There aren’t that many words that have two different plural forms. Most of these are loanwords, often from Latin or its descendent languages.
For loanwords, the first stage of loanword incorporation into German is to leave it as it is and to form a plural by simply adding an s. (For loanwords that end in -s, things get difficult and different.) Thus, Pizzas was the earlier way to pluralise Pizza in German.
As loanwords get more and more familiar, they are often more formally incorporated into grammar rules. In German, the most typical plural endings of native words are -e, -er and -en and Pizza fits with the -en type so Pizzen later appeared. Note that neither of these is correct in Italian where pizze is the only acceptable plural.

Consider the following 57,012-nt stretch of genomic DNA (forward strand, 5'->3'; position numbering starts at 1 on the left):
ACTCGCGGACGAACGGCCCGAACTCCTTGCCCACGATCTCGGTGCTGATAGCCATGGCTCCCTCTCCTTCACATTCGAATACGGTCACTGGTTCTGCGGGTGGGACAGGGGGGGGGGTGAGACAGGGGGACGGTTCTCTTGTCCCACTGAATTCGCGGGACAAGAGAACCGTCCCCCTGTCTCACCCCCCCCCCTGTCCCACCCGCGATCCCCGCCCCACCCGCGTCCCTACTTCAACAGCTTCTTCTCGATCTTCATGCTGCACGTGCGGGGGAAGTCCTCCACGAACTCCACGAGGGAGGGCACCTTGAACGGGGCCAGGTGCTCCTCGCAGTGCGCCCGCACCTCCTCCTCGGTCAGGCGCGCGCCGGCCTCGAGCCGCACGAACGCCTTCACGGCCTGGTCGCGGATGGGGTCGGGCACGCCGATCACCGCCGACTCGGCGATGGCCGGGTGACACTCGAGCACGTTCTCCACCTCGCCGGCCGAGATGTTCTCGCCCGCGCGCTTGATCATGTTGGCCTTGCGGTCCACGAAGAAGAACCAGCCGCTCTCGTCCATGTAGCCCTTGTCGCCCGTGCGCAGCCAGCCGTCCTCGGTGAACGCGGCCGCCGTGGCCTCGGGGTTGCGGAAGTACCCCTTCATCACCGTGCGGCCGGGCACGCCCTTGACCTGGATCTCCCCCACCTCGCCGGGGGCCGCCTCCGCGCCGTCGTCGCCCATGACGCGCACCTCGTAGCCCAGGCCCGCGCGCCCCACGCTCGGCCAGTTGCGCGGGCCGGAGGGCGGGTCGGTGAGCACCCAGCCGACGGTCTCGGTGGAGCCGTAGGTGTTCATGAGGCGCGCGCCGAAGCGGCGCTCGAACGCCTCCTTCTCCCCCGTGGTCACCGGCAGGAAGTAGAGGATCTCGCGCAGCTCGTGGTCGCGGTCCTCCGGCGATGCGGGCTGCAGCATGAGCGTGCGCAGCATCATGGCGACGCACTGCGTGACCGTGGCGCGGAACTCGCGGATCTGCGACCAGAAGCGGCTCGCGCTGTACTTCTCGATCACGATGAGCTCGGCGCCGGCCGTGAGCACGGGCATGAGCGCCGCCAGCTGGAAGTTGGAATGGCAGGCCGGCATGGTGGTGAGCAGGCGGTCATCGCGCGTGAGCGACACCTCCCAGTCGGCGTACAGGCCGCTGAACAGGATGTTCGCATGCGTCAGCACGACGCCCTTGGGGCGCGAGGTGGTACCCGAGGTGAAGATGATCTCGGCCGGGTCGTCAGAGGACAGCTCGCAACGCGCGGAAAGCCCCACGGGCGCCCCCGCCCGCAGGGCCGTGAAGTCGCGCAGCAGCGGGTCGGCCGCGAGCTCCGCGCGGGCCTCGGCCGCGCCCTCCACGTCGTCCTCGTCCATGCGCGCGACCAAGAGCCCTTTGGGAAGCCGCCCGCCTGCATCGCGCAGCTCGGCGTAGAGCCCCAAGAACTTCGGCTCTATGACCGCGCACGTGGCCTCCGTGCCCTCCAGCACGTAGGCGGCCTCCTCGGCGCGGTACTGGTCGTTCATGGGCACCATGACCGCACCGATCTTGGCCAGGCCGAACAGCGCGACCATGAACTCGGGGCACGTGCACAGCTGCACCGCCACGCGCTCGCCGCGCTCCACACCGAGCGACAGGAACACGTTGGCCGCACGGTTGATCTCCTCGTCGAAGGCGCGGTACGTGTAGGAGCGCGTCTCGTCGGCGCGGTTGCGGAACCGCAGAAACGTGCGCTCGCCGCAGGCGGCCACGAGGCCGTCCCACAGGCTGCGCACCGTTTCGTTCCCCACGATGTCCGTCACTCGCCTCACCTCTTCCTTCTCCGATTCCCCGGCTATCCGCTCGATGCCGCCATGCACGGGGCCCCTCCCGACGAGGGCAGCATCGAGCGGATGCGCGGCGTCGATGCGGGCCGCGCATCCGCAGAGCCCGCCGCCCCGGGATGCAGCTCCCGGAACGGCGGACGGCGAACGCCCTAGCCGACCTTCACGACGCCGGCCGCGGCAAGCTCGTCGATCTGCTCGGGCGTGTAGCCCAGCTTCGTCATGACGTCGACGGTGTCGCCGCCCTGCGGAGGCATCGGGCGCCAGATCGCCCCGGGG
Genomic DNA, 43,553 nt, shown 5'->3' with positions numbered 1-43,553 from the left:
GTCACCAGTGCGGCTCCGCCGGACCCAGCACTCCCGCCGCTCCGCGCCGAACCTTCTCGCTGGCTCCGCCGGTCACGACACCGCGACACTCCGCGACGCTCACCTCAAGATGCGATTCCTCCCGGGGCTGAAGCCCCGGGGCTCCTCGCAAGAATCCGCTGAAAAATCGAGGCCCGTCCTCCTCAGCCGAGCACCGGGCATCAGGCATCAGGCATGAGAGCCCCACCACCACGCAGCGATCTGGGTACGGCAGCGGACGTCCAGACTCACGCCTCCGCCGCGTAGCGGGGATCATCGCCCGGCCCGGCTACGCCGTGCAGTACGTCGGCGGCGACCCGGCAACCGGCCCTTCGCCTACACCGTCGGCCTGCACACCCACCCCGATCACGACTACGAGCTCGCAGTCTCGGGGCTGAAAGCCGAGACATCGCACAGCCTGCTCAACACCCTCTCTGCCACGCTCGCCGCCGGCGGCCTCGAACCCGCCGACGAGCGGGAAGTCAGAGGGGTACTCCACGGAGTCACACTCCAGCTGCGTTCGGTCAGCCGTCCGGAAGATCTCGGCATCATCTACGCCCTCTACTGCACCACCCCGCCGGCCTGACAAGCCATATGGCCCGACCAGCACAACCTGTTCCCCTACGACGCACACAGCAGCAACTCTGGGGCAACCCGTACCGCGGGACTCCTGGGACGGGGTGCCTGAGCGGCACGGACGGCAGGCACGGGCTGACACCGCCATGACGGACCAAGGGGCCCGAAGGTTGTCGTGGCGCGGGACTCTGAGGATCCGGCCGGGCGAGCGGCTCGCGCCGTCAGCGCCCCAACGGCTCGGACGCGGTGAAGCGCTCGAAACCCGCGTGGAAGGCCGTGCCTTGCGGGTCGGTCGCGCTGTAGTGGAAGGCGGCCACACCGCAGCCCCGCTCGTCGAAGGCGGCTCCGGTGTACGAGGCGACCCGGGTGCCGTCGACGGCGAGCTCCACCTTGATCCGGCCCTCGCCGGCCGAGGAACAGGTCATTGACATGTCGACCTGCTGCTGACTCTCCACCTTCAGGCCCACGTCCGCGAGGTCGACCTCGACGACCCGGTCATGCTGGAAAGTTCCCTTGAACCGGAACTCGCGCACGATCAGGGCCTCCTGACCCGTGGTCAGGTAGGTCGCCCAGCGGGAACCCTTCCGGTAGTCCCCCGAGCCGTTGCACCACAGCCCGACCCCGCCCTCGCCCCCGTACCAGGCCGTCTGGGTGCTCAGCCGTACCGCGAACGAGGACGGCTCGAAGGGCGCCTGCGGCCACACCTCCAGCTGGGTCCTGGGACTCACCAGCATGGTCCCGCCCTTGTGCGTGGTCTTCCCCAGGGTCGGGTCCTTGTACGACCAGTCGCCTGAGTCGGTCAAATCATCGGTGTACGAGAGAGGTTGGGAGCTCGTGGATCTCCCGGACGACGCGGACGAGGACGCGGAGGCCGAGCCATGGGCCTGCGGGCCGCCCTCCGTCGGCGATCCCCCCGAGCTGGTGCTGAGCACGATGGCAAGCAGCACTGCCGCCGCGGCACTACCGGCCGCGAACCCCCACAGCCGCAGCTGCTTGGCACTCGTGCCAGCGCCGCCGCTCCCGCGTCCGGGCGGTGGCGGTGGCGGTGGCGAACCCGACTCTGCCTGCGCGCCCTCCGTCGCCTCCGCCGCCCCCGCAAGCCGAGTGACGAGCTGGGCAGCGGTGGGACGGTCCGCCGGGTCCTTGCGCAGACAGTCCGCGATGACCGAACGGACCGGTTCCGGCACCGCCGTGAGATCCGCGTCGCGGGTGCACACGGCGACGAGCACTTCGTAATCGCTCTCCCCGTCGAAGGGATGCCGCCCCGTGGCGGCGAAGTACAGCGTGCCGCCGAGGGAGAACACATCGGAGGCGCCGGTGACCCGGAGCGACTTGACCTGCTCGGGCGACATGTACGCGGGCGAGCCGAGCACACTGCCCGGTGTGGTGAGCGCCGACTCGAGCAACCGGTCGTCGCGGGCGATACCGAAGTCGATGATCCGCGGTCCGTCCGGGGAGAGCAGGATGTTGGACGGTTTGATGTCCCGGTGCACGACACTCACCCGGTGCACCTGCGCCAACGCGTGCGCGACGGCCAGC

For most of these loanwords with multiple plural forms, it does not matter which form you use. Both zwei Pizzen and zwei Pizzas are perfectly acceptable and there is no difference between the two. By the way: some dictionaries may note the plurals in a different order; that is often a clear argument for them being equivalent.
Sometimes, even native German words have two different plural forms, and that is where you want to be careful. For example, Wort has both the plural Wörter and Worte. These cannot be used interchangeably: Wörter signifies a number of letter clusters separated by spaces while Worte is a collection of what somebody said.
Unter den Worten Jesu sticht besonders die Bergpredigt hervor.
Der vorige Satz hat neun Wörter.
As mentioned, this typically only applies to native words, i.e. non-loanwords.